The Urban Quitting Conundrum

Emma Draisin

“Quitters never win” and “It’s always too early to quit” are common expressions people hear everyday. The idea that someone who quits is bound for failure is a common belief within our culture, ultimately making people feel stuck and required to continue an activity. But what if someone wants to quit? Quitting can be particularly challenging with college applications in mind. Everyone likes adding things to their resumé, as college applications have room to show what an incredibly well-rounded student you are. So why do we, ambitious Urban students, quit our extracurriculars?

According to Hana Rivers (‘16), her decision to quit track “was kind of about self care. I had a lot of other stuff going on in my life at that time… so I had to take into account all my responsibilities and prioritizing which were the most important for me.”

”I’ve blocked out 5 hours every night that is my homework time and I’m afraid of having stuff that messes with that” said Larkin Levine (‘17) on why she quit her extracurricular.

However, what about the students who don’t quit their activities? “There’s … kind of a bad rep for someone who quits something,” said Kara Fleishhacker (‘16). “It’s like if you don’t [try the activity] at all, no one says anything, but if you try and then decided you can’t, it’s weak in some way,” she continued.

The students who identify as quitters gave great reasons behind why they quit, but so did the non-quitters when asked why they pursue their activities.

“The only reason I didn’t [quit piano] was because my parents didn’t allow me. I’m … grateful that they forced me to do it because now I appreciate it so much,said Jade Barnblatt (‘18).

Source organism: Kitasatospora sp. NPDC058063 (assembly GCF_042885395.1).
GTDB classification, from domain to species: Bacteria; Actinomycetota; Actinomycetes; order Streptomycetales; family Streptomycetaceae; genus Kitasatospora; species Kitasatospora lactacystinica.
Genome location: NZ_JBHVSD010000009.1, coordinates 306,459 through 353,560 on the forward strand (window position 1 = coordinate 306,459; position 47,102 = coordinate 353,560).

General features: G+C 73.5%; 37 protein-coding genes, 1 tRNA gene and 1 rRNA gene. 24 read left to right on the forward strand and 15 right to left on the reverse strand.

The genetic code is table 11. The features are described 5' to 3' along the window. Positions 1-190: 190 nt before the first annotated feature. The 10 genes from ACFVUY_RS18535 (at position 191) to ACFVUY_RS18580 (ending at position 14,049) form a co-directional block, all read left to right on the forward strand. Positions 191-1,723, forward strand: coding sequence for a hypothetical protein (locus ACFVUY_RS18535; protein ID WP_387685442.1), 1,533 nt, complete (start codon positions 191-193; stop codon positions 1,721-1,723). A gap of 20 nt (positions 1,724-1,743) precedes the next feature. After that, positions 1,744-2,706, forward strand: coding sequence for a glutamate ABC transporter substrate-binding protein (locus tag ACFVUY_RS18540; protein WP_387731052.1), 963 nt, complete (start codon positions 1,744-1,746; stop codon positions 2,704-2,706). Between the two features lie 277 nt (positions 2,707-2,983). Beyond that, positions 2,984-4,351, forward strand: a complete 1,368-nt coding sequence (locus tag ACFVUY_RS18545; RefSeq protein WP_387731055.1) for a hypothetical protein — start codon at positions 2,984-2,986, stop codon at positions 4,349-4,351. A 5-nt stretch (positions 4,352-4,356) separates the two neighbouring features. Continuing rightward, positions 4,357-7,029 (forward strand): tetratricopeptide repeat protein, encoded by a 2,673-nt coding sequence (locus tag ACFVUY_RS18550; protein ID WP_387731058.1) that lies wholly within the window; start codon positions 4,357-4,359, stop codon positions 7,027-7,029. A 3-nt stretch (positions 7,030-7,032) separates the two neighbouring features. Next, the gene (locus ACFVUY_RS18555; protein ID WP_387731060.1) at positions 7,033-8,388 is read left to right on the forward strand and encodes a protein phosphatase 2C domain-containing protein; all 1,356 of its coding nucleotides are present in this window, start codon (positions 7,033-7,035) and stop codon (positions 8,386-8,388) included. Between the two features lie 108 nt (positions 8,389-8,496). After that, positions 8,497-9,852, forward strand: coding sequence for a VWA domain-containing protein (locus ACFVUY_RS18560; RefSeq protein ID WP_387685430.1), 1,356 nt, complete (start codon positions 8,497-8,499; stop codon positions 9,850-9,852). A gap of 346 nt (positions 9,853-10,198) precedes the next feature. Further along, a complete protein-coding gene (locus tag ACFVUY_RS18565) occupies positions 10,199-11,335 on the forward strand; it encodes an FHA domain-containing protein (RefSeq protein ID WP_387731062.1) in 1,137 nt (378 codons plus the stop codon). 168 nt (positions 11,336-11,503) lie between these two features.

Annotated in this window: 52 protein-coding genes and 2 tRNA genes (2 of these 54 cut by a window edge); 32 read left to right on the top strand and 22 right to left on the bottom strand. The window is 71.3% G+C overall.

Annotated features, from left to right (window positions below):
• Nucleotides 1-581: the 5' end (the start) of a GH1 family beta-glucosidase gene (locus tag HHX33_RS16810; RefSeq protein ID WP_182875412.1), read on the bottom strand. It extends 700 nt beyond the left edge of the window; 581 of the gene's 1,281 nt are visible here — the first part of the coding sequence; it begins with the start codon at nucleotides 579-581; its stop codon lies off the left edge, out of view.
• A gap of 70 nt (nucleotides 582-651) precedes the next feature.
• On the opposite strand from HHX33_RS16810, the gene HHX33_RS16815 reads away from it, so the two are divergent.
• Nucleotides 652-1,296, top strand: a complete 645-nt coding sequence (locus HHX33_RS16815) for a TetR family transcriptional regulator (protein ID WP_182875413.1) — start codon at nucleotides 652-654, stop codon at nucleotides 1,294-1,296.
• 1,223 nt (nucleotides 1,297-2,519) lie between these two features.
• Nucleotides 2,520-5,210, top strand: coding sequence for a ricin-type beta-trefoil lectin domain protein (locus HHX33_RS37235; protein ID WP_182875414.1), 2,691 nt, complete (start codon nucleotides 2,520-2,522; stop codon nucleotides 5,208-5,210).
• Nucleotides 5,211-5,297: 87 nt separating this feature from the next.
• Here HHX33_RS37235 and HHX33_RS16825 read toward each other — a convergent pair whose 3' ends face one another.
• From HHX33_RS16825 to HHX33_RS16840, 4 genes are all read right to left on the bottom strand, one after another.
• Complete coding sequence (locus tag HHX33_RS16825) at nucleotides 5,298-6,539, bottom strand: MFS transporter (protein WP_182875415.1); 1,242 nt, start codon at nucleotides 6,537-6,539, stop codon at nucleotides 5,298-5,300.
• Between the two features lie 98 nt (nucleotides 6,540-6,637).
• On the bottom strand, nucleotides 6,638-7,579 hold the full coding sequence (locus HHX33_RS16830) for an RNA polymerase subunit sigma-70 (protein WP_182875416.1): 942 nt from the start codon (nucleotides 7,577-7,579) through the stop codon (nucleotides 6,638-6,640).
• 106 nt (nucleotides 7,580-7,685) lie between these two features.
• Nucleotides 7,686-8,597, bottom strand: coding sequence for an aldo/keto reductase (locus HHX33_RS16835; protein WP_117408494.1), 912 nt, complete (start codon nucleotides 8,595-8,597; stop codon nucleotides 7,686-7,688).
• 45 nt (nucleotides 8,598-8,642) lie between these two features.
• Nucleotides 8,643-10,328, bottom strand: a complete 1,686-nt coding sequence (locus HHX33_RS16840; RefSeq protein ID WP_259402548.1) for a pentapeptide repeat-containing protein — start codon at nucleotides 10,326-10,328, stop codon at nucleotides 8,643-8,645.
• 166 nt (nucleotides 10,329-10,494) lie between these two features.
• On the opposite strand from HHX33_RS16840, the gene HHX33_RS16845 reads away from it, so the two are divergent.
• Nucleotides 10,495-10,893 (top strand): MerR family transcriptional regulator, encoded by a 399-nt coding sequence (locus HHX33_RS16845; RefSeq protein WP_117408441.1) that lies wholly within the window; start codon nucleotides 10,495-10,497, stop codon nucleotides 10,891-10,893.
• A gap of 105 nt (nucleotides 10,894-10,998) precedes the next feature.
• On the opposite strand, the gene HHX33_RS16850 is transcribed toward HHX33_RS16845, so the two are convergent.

“I think that in the long scheme of things, I’m not going to remember sitting at home doing homework, I’m going to remember softball and whatever else I do,” added Fleishhacker.

One big motivator for students who didn’t quit was the possibility of leadership roles. “Leadership roles are good for college apps. I’m just going to put it out there,” said Urban alum Olive Lopez (‘15), like several of the upperclassmen interviewed.

Every interviewee I spoke with said that they factored college applications in their decision to join or quit activities. So, I paraded myself over to the college counseling offices.

Susan Lee, director of College Counseling, shared with me her insights about the admission process: “I think a list of activities is not the main thing that colleges are looking for. What they want to see is people who are doing things that they love and doing them really well.

When asked about doing extracurriculars that don’t engage you, Lee continued “it’s important to keep in mind that [there are] people who are reading the applications … their purpose is to get to know people in an authentic way.”

If you are pursuing an activity you don’t enjoy just so you can add it to your resume, stop. However, continue to try new activities and pursue different interests. Quitting is always an option, but I recommend you take a critical look at your situation before doing so. As Rivers put it, “If colleges don’t accept me because I didn’t do track all four years, then sucks for them. I feel like I wouldn’t want to go to a college if they were like, ‘well, you didn’t do track all four years so we’re not going to accept you!’ That’s stupid.”